Do you know if they are using WebForms, MVC 5, or Core MVC (aka MVC 6)? They are all ASP.NET options and what you learn kind of depends on the answer.
If you do know, or can find out, what they are using then focus on that.
However, if you don't know what they use then I would say the safest option is to focus on MVC 5 as it's probably the most common ASP.NET option in use right now. WebForms isn't as common these days, but a lot of companies still use it so there's a chance that's what they want. If you have time, it wouldn't hurt to at least look at the basics of WebForms as well to give you an idea of how it works, just in case, but MVC 5 is the safer bet.
WebForms is quite different from MVC 5 (and Core MVC), so MVC 5 skills won't really transfer to WebForms skills but they may still hire you on and have you learn WebForms on the job. It's not an uncommon practice for companies.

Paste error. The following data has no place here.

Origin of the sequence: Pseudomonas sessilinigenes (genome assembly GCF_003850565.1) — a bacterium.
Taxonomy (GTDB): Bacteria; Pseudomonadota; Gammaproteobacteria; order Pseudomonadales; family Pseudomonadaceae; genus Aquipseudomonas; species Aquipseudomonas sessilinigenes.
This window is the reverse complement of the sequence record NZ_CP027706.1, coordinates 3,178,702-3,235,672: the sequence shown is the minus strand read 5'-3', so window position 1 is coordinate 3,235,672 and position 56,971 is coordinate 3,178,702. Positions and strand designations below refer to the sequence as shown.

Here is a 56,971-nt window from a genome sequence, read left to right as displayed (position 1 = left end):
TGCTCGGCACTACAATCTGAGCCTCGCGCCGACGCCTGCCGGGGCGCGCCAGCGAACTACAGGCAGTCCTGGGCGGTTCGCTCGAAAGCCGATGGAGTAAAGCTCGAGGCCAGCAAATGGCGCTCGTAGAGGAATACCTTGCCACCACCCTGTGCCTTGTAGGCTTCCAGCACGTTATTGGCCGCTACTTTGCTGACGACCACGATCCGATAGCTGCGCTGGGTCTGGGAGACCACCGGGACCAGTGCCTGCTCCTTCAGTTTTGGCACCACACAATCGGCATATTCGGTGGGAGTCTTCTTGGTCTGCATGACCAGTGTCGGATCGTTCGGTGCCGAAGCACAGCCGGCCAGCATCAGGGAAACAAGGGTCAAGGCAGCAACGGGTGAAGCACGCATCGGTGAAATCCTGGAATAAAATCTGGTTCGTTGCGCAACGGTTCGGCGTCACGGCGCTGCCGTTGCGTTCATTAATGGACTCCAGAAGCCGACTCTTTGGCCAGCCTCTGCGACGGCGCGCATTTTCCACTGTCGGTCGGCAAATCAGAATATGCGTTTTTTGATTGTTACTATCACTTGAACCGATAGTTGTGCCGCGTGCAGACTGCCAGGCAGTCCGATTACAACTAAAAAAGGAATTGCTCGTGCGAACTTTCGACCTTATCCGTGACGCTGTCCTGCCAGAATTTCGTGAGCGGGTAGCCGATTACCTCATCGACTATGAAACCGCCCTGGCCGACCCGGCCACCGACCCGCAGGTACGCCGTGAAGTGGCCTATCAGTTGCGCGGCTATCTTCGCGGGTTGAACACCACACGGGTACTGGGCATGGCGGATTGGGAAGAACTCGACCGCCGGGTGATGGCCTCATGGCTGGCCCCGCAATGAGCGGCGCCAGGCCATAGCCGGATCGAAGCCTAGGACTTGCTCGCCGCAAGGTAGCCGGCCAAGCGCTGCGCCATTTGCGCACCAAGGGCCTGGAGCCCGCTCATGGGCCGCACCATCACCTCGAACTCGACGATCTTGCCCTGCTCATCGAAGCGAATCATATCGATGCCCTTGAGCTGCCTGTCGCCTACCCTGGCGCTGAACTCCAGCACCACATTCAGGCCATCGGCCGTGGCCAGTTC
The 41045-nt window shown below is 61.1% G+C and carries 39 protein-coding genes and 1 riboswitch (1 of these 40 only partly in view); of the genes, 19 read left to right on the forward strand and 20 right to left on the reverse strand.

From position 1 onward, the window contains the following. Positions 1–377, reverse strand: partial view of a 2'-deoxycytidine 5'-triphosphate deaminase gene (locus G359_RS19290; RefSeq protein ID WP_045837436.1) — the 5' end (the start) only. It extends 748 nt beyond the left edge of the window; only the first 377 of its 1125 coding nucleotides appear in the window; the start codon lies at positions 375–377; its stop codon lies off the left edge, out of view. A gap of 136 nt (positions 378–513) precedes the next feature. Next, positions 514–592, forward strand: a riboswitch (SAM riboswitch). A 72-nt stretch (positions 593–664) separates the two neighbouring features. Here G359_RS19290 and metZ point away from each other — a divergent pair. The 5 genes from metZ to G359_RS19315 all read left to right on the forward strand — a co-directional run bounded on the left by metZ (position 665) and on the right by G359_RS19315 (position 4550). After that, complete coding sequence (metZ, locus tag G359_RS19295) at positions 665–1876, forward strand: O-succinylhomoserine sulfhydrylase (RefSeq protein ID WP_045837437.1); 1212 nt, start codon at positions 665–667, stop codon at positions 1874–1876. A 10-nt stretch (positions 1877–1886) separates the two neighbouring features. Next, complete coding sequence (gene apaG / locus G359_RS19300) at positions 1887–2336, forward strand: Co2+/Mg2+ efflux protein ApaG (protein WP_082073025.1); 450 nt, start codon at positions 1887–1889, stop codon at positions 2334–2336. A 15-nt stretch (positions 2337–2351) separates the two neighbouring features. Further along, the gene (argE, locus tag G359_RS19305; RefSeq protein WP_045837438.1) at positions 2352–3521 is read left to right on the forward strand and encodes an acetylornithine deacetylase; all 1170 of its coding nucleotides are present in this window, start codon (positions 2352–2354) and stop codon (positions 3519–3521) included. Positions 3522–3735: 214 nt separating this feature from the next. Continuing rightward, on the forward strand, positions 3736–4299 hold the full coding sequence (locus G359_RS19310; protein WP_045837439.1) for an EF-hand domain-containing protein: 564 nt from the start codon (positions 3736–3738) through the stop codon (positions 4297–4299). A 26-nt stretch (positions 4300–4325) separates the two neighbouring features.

It's unlikely they use MVC Core exclusively because it's only recently been released, but even if they did it I would expect they'd still hire someone for the position with MVC 5 experience. By learning MVC 5 you'll get familiar with a lot of the same concepts that Core MVC uses, so while there will still be a lot of new things to learn, the transition shouldn't be too bad.
Also, take some time to go over ASP.NET WebAPI as that's also commonly used.
In terms of learning resources, I would recommend Pluralsight, a video course website, as a place to start. It's $29 USD a month (or $299 USD a year) but you can get 3 months free through the Visual Studio Dev Essentials program. They have multiple courses on each ASP.NET option.